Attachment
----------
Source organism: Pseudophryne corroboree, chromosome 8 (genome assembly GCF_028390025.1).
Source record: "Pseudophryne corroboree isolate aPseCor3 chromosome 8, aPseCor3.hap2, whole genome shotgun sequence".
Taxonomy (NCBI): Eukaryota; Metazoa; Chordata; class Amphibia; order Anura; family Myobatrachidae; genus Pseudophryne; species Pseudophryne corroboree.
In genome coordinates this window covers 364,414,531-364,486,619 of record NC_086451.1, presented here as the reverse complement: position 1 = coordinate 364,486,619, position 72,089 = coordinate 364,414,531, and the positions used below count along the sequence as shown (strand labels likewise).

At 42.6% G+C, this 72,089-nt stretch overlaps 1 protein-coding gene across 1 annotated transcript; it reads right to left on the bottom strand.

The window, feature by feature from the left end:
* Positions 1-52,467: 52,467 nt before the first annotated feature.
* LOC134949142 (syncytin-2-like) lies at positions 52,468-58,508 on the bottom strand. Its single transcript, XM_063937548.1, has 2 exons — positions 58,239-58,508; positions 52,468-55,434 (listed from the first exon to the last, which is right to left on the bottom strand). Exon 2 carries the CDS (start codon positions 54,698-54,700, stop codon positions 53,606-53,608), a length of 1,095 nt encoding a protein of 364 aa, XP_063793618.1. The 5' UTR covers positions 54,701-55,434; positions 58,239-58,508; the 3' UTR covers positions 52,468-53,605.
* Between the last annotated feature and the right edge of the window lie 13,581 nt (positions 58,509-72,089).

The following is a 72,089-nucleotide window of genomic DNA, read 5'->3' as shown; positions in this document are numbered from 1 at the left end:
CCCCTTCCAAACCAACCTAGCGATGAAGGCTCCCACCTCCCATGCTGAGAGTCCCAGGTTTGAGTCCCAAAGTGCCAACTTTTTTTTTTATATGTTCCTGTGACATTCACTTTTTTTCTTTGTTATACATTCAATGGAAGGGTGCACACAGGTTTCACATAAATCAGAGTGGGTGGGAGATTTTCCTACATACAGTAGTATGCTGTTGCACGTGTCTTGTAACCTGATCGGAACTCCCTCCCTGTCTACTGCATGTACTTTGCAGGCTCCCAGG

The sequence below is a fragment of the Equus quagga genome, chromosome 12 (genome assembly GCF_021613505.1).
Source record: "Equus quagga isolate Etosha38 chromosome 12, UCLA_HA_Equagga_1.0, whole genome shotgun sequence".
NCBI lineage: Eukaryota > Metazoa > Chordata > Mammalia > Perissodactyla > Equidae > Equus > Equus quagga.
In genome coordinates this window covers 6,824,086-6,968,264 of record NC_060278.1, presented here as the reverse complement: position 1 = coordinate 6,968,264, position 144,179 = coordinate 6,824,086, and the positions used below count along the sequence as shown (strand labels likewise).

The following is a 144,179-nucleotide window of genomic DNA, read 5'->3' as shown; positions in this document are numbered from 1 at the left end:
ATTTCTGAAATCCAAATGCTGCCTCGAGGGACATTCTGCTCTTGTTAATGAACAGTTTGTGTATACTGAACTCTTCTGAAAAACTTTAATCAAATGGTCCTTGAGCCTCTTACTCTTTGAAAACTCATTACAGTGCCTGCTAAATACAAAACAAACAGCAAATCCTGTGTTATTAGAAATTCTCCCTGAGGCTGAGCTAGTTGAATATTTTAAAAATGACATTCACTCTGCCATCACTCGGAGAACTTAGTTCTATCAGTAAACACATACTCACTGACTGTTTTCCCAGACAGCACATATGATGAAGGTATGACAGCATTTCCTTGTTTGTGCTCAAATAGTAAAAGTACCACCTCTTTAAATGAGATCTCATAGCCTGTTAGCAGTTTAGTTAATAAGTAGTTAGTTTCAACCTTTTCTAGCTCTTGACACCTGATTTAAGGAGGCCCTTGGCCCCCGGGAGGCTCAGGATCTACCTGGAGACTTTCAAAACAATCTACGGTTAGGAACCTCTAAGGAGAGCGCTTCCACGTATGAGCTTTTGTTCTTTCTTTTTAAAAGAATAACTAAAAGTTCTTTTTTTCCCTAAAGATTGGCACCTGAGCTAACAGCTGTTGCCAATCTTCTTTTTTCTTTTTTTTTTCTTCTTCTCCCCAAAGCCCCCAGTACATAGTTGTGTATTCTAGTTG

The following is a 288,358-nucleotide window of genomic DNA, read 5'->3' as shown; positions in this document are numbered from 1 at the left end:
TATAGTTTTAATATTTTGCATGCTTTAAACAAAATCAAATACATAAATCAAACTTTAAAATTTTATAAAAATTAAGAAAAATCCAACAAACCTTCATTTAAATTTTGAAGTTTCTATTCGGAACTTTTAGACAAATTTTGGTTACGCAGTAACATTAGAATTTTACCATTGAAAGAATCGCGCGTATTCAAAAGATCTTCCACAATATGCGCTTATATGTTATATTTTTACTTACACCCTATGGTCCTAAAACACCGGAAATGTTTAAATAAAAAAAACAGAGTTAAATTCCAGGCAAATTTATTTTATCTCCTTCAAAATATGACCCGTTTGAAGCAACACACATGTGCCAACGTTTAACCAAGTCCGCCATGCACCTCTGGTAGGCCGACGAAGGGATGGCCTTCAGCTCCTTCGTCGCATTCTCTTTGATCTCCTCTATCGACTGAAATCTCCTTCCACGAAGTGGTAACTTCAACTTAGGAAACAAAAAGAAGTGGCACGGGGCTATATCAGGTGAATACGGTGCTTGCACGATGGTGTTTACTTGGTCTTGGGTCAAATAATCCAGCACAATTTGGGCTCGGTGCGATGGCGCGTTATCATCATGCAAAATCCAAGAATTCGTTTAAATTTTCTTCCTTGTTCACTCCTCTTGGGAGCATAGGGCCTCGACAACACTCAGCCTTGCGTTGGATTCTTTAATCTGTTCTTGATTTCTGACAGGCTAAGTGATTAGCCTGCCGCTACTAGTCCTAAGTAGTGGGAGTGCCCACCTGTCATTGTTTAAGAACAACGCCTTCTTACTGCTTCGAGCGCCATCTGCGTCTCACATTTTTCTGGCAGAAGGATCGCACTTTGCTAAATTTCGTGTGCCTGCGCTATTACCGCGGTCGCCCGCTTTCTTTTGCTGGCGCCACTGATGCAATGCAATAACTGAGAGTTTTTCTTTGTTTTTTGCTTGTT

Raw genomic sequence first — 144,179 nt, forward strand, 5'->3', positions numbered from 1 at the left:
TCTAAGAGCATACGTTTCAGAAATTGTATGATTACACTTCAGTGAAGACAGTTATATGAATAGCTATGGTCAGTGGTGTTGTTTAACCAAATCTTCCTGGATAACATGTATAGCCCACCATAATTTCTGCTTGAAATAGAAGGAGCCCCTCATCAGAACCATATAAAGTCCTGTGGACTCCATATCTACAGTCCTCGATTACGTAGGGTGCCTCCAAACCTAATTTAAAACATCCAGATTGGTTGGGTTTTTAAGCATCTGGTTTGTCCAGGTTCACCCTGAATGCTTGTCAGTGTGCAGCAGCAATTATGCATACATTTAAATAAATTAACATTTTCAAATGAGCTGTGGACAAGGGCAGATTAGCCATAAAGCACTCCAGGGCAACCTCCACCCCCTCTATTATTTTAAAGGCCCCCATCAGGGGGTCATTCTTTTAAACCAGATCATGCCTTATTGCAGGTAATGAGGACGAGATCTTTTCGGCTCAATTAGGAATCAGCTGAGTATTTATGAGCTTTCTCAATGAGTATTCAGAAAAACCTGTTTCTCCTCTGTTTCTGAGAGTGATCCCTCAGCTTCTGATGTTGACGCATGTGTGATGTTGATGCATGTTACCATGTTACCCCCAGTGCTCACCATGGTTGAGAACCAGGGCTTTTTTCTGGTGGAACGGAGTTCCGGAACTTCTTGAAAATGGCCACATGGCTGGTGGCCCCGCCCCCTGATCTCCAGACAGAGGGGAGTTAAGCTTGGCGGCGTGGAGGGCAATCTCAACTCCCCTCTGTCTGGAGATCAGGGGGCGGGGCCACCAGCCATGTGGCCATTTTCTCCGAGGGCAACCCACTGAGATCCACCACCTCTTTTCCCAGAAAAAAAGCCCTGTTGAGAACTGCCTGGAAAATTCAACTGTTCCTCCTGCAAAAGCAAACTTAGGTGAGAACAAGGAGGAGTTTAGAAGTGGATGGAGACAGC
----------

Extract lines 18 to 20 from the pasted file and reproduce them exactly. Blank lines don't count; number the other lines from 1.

The following is a 288,358-nucleotide window of genomic DNA, read 5'->3' as shown; positions in this document are numbered from 1 at the left end:
TATAGTTTTAATATTTTGCATGCTTTAAACAAAATCAAATACATAAATCAAACTTTAAAATTTTATAAAAATTAAGAAAAATCCAACAAACCTTCATTTAAATTTTGAAGTTTCTATTCGGAACTTTTAGACAAATTTTGGTTACGCAGTAACATTAGAATTTTACCATTGAAAGAATCGCGCGTATTCAAAAGATCTTCCACAATATGCGCTTATATGTTATATTTTTACTTACACCCTATGGTCCTAAAACACCGGAAATGTTTAAATAAAAAAAACAGAGTTAAATTCCAGGCAAATTTATTTTATCTCCTTCAAAATATGACCCGTTTGAAGCAACACACATGTGCCAACGTTTAACCAAGTCCGCCATGCACCTCTGGTAGGCCGACGAAGGGATGGCCTTCAGCTCCTTCGTCGCATTCTCTTTGATCTCCTCTATCGACTGAAATCTCCTTCCACGAAGTGGTAACTTCAACTTAGGAAACAAAAAGAAGTGGCACGGGGCTATATCAGGTGAATACGGTGCTTGCACGATGGTGTTTACTTGGTCTTGGGTCAAATAATCCAGCACAATTTGGGCTCGGTGCGATGGCGCGTTATCATCATGCAAAATCCAAGAATTCGTTTAAATTTTCTTCCTTGTTCACTCCTCTTGGGAGCATAGGGCCTCGACAACACTCAGCCTTGCGTTGGATTCTTTAATCTGTTCTTGATTTCTGACAGGCTAAGTGATTAGCCTGCCGCTACTAGTCCTAAGTAGTGGGAGTGCCCACCTGTCATTGTTTAAGAACAACGCCTTCTTACTGCTTCGAGCGCCATCTGCGTCTCACATTTTTCTGGCAGAAGGATCGCACTTTGCTAAATTTCGTGTGCCTGCGCTATTACCGCGGTCGCCCGCTTTCTTTTGCTGGCGCCACTGATGCAATGCAATAACTGAGAGTTTTTCTTTGTTTTTTGCTTGTT

Raw genomic sequence first — 144,179 nt, forward strand, 5'->3', positions numbered from 1 at the left: